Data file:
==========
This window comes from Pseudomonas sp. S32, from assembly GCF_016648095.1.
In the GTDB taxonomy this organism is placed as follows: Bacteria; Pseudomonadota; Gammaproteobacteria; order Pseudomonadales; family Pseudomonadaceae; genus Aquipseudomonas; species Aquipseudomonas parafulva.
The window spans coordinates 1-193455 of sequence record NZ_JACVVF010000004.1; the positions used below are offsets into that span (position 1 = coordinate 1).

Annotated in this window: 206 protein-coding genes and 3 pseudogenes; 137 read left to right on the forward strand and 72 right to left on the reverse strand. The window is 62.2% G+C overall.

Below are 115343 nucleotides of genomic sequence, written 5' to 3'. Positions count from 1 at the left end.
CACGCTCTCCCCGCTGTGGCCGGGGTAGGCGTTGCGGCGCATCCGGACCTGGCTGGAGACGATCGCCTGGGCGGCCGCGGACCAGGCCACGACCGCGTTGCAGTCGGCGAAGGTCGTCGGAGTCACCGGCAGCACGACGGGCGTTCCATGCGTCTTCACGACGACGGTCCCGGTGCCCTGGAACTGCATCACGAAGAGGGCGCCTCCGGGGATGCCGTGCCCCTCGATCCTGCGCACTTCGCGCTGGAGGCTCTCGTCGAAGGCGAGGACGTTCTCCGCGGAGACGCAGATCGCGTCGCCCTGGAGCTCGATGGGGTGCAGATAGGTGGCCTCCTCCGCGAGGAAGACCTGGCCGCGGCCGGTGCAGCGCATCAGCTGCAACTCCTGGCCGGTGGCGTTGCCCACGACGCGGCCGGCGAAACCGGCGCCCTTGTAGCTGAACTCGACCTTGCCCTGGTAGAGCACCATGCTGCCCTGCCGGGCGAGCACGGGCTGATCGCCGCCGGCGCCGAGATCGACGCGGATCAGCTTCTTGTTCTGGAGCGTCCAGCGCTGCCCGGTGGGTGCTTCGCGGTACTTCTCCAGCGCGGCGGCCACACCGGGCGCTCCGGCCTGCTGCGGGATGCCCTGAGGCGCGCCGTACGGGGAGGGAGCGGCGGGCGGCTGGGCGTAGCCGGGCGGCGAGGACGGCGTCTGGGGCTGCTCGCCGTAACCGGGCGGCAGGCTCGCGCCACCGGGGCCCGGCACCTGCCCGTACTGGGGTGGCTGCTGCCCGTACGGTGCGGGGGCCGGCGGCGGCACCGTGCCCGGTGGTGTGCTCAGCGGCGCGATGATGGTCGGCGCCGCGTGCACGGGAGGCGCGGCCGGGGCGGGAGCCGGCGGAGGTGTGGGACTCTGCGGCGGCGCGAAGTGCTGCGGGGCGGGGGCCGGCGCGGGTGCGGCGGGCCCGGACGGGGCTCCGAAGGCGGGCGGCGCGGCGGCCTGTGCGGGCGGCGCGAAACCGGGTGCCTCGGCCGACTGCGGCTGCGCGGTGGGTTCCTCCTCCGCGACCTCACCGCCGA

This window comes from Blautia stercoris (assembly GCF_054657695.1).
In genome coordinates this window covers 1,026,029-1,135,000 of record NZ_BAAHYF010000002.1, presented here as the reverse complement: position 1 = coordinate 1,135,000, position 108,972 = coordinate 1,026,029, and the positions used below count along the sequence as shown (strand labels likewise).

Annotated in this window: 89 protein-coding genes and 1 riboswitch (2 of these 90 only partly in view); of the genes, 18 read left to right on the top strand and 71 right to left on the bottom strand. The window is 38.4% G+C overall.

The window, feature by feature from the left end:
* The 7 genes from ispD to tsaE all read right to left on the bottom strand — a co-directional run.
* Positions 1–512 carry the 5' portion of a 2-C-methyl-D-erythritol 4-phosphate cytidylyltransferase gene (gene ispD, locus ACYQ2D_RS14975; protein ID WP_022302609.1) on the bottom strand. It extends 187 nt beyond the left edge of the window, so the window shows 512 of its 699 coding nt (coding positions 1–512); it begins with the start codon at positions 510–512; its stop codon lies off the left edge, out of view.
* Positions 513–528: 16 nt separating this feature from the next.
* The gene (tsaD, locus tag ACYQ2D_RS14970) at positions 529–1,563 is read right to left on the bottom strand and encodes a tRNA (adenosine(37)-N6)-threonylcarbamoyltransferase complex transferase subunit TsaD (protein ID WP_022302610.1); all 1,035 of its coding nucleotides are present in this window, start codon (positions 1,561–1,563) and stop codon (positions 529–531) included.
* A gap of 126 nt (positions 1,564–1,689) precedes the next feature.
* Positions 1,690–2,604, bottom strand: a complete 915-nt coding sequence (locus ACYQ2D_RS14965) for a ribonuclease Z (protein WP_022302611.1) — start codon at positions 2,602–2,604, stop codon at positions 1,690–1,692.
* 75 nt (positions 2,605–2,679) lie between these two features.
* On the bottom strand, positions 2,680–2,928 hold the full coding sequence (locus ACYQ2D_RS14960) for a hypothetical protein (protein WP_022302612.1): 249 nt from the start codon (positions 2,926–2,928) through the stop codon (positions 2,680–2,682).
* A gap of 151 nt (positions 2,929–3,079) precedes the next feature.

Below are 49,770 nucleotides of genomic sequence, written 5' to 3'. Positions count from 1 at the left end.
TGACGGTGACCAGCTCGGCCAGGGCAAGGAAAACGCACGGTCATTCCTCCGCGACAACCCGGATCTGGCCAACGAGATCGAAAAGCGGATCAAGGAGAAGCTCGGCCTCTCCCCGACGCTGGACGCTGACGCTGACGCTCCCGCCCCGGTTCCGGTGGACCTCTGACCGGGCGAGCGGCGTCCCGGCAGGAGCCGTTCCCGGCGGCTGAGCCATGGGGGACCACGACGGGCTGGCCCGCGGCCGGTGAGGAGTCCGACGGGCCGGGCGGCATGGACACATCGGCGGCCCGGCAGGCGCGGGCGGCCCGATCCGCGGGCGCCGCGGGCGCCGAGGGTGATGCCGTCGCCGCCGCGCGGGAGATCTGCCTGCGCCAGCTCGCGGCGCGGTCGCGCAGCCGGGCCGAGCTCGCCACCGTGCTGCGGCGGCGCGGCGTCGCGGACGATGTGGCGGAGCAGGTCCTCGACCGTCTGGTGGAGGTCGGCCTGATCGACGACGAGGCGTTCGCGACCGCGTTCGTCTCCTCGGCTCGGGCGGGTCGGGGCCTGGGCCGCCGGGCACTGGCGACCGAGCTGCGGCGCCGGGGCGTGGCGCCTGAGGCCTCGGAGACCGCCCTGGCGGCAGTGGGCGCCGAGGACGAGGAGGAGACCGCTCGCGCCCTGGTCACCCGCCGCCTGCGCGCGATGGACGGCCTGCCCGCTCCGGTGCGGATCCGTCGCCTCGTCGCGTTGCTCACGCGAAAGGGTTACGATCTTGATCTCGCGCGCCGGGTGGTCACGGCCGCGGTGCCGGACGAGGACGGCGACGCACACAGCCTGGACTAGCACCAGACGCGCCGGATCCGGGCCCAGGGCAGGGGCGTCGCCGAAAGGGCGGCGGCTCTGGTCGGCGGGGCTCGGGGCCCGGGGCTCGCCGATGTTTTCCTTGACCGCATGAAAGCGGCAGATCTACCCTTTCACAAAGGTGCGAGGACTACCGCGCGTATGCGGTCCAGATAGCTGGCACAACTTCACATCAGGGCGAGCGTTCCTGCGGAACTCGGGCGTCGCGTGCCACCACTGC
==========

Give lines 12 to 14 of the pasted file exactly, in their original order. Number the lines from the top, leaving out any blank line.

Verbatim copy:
* Positions 1–512 carry the 5' portion of a 2-C-methyl-D-erythritol 4-phosphate cytidylyltransferase gene (gene ispD, locus ACYQ2D_RS14975; protein ID WP_022302609.1) on the bottom strand. It extends 187 nt beyond the left edge of the window, so the window shows 512 of its 699 coding nt (coding positions 1–512); it begins with the start codon at positions 510–512; its stop codon lies off the left edge, out of view.
* Positions 513–528: 16 nt separating this feature from the next.
* The gene (tsaD, locus tag ACYQ2D_RS14970) at positions 529–1,563 is read right to left on the bottom strand and encodes a tRNA (adenosine(37)-N6)-threonylcarbamoyltransferase complex transferase subunit TsaD (protein ID WP_022302610.1); all 1,035 of its coding nucleotides are present in this window, start codon (positions 1,561–1,563) and stop codon (positions 529–531) included.